De Blasio promised to fix NYC’s ‘Tale of Two Cities’ — but critics say he failed when it came to housing and the homeless
When Mayor de Blasio stepped into City Hall in 2014, the number of homeless people living in shelters was climbing, conditions within the New York City Housing Authority’s more than 2,500 buildings were in steep decline and the city’s poor were staring down the barrel of an affordable housing crisis.
But the newly-minted mayor brought with him a broad promise that those problems would be solved.
Just months before, while campaigning to take the reins from former Mayor Michael Bloomberg, de Blasio vowed that he’d end the Big Apple’s “Tale of Two Cities.” And housing — perhaps more than anything else — exemplified the stark divide between rich and poor that de Blasio said he’d bridge.
He tried, and in some regards, he succeeded.
Through the city’s mandatory inclusionary housing policy, de Blasio and the City Council set the stage for more affordable housing to be built when neighborhoods are rezoned. His administration pushed through rezonings in Brooklyn’s East New York and Gowanus neighborhoods, as well as in East Harlem, a stretch of Jerome Ave. in the Bronx and, most recently, SoHo — bringing with them the promise that more affordable housing would come. A massive expansion in funding for legal services to tenants also prevented hundreds of poor New Yorkers from being evicted and becoming homeless.
But many critics believe de Blasio ultimately failed in accomplishing his overarching mission, especially when it came to NYCHA and addressing homelessness.
“On homelessness, Mayor de Blasio spent his first term, or just about, blaming Mike Bloomberg. Now it’s not wrong to say Mike Bloomberg left him with a mess, and it’s not wrong to say that for maybe the first six, eight months, but at some point, you know, well into year one or two, it’s your problem. You’re the mayor,” said Christine Quinn, who served as Council Speaker during the Bloomberg years and now leads a non-profit homeless services provider.
“So, one, his legacy will be defined by never choosing to get his arms around the problem. Two, once he did start to engage, he took on homelessness as something to manage, not something to end. And if your goal is to manage it, then you accept the existence of it in your city,” she continued. “On day one, the mayor should have said, ‘This is one of the most important issues in the city.’”
Quinn, who ran against de Blasio in the 2013 Democratic primary, said one illustration of his failure to prioritize homelessness was the fact that it took the city more than eight years to pass a bill she originally introduced to increase the amount of money paid out through city housing vouchers.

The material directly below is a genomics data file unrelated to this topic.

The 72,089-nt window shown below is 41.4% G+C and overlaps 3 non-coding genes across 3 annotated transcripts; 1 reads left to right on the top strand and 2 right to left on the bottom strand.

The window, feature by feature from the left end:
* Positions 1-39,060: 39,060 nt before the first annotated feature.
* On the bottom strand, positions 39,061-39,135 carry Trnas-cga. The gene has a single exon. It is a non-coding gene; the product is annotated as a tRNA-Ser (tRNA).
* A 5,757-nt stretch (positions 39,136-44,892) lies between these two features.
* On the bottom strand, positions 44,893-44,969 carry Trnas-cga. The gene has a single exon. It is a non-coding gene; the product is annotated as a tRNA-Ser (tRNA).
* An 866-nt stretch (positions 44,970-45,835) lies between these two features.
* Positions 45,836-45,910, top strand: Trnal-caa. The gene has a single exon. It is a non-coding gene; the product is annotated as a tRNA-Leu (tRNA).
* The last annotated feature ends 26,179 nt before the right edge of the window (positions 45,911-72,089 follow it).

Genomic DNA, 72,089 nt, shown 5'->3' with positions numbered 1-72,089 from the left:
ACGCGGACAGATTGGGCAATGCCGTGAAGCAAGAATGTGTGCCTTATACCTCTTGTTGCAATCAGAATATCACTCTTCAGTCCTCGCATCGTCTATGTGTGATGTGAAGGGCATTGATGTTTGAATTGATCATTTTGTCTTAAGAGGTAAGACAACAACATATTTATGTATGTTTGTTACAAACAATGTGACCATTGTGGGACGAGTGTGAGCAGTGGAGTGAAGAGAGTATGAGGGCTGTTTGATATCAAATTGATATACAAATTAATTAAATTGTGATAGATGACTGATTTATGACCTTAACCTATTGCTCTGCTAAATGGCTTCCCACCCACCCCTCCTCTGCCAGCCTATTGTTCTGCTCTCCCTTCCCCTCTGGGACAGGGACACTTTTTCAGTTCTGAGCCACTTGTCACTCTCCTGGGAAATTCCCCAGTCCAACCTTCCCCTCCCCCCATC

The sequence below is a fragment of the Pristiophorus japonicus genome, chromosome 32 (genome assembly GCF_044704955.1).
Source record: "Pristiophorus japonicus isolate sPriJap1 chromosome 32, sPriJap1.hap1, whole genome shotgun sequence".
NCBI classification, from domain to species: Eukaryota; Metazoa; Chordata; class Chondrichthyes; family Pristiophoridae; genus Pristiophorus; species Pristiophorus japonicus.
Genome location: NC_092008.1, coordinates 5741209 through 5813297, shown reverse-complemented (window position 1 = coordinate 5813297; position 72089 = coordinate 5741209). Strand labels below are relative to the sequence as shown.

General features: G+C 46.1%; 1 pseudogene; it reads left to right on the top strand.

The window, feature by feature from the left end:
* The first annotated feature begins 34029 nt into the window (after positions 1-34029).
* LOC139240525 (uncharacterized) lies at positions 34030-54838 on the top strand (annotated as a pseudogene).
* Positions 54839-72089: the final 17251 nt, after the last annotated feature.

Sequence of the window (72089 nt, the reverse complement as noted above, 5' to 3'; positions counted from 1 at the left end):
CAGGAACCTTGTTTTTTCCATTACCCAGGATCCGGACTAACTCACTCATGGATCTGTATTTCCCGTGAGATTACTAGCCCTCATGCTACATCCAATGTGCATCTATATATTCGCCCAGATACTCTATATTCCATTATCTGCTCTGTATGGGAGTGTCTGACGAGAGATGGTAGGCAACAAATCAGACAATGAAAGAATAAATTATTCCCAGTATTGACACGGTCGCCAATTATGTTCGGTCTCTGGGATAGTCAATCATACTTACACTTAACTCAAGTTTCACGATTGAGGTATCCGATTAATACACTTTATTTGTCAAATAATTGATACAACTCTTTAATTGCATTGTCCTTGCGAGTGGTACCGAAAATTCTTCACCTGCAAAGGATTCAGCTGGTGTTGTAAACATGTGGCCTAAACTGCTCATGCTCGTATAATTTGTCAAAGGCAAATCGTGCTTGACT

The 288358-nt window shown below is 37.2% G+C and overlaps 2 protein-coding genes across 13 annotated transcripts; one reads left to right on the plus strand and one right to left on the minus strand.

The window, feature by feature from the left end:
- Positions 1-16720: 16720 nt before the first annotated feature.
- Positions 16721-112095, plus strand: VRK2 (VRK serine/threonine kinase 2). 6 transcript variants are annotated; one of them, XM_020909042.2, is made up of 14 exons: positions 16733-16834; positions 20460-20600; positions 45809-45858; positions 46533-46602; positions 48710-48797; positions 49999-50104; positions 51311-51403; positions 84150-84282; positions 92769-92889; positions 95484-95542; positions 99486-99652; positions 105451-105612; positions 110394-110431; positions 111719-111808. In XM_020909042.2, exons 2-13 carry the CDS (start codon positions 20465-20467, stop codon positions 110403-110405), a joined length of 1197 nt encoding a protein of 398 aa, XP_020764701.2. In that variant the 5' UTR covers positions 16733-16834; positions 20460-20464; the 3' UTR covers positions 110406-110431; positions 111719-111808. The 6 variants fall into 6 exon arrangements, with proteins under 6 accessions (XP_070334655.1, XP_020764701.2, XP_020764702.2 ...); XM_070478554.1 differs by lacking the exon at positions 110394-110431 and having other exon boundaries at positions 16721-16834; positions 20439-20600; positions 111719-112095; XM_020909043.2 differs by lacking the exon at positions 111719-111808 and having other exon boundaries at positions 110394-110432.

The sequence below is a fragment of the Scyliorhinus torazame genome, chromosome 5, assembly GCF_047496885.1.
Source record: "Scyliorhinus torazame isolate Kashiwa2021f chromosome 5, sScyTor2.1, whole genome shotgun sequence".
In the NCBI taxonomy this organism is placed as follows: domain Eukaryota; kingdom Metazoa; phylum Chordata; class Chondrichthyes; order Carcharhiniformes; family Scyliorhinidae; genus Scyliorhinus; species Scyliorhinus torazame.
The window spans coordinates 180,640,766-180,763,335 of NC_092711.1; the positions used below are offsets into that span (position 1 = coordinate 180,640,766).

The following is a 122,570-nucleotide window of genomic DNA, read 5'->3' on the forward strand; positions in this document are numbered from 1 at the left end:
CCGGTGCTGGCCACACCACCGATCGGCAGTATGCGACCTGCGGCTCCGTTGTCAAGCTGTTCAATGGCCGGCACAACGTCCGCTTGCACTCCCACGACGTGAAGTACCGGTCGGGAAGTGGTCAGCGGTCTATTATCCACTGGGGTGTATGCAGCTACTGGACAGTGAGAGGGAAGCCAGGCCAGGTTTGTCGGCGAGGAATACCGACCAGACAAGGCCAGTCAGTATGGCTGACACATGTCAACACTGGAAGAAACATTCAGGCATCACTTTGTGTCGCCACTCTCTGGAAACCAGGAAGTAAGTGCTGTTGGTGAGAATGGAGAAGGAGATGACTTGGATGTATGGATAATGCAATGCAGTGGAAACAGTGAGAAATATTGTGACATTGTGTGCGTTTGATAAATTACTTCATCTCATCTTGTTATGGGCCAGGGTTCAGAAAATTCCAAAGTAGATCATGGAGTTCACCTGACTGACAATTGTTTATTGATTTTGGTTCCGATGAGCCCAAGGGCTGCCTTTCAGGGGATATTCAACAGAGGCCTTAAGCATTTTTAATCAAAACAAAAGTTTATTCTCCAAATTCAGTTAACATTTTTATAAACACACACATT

After Quinn stepped down as Speaker, Councilman Stephen Levin resumed her efforts to push through that policy, but he only succeeded in doing so this year. Levin, though, gives de Blasio’s a more charitable assessment than Quinn.
“This idea that this is some catastrophic failure in policy from the de Blasio administration is absolutely bonkers,” he said.
Cuomo v. de Blasio
Levin suggested that de Blasio’s legacy will in some ways be tied to former Gov. Andrew Cuomo because of how state policy plays a substantial role in determining what the city can and cannot accomplish. Two examples he cited are how the state for years resisted providing money to the city to replace boilers in NYCHA buildings and how Cuomo refused to allow the city to fund an increase in state-issued housing vouchers.
“It really, really set policy back,” Levin said, of how Cuomo obstructed de Blasio’s plans. “And there was no way around it. I think they tried to figure out a way around it, but there was no way around a governor who is hellbent on thwarting you.”
In contrast, Gov. Hochul recently signed off on a law upping the amount paid out through state housing vouchers — a bill signing that both Levin and Quinn attended.
But Levin said a portion of the blame for homelessness should go to de Blasio, particularly when it comes to unhoused single adults. While the number of families in city shelters has declined, the number of single adults without a home — especially before COVID — rose precipitously.
“They never really settled on a policy on single-adult homelessness,” he said. “They kind of jumped from initiative to initiative.”
The city did eventually land on the safe-haven model for housing many of the city’s homeless — a departure from dorm-style shelters — and a direction Levin described as promising.
Rep. Nicole Malliotakis (R-Staten Island) contends it came far too late, though.